Other factors: sale of equity by 2 new licensees, higher rates S Tel offered to pay in 2007

Though the Congress on Saturday questioned the “presumptive loss” to the exchequer, from the sale of 2G spectrum, at Rs.1.76 lakh crore as assessed by the Comptroller and Auditor-General of India, its argument to defend the government is based on wrong facts.

At a press briefing here, Congress spokesman Manish Tewari claimed that the CAG used the case of a “defaulter” company — S Tel — as a benchmark for computing the Rs.1.76-lakh crore loss, but the government auditor's figure is based on the prices achieved by the Department of Telecommunications (DoT) from the 3G spectrum auction.

The CAG has said its criterion for working out potential loss to the exchequer is based on three scenarios — on the basis of the 3G spectrum auction; on the basis of sale of equity by two new licensees, and on the higher rates of spectrum S Tel offered to pay in 2007.

The CAG report says: “It was amply demonstrated between September 2007 and December 2008 that its [spectrum] demand in view of its scarcity was at its peak, and thus would have fetched the market determined price at a much higher level than that of 2001 entry fee.”

On the basis of the 3G rates, the value of 2G spectrum allocated to 122 licensees in 2008 works out to Rs.1.02 lakh crore against the Rs. 9,014 crore realised by the DoT. Similarly, for radio waves allotted under the dual technology, the value would have been Rs. 37,154 crore as against Rs.3,372 crore collected, while for spectrum given to companies beyond their contracted quantities, the value comes to Rs. 36,993 crore against Rs. 2,561 crore realised.

The CAG report also highlights that the public exchequer got Rs.1.03 lakh crore from the auction of 3G and wireless broadband spectrum against the government's own estimate of Rs. 35,000 crore.

The CAG report says that in 2007, S Tel wrote to Prime Minister Manmohan Singh and offered “to pay a higher price in the shape of additional revenue share for next 10 years.”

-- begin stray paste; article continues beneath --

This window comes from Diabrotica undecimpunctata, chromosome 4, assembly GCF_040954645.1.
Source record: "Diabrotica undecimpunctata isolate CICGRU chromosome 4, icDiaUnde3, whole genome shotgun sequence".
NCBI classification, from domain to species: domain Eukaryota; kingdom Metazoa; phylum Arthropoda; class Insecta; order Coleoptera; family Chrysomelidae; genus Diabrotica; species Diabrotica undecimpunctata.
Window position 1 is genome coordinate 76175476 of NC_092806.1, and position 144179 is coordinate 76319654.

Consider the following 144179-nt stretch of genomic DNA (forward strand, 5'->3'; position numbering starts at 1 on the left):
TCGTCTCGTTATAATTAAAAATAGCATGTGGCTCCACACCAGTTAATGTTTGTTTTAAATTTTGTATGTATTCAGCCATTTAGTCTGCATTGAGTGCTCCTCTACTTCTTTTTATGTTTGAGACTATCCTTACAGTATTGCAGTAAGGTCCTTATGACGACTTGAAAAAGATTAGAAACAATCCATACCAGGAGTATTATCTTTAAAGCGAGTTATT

“The offer was enhanced by the firm with a stipulation to further revise it upwards, in case of any counter bid. At the prices offered by the company [S Tel], the value of 122 new licences and 35 dual technology licences, after discounting for the receivables in future years, works out to Rs. 65,909 crore as against Rs.12,386 crore actually received.”

Similarly, the CAG report cites the cases of two new licensees — Unitech (brand Uninor) and Swan (now Etisalat DB) — which made several crores by selling their stake to multinationals. “The value of a new company, with no experience in the telecom sector, can primarily be taken as that of the licence and access to spectrum. This would have been the prime consideration for foreign companies while infusing large amount of capital in the form of equity in these companies shortly after award of licence,” the report says.

“Based on this indicator, the value of a pan-India licence works out between Rs.7,758 crore and Rs. 9,100 crore as against Rs.1,658 crore priced by the DoT. The total value for 122 new licences and 35 dual rechnology licences would be between Rs.58,000 crore and Rs.68,000 crore as against the actual revenue of Rs.12,386 crore realised.”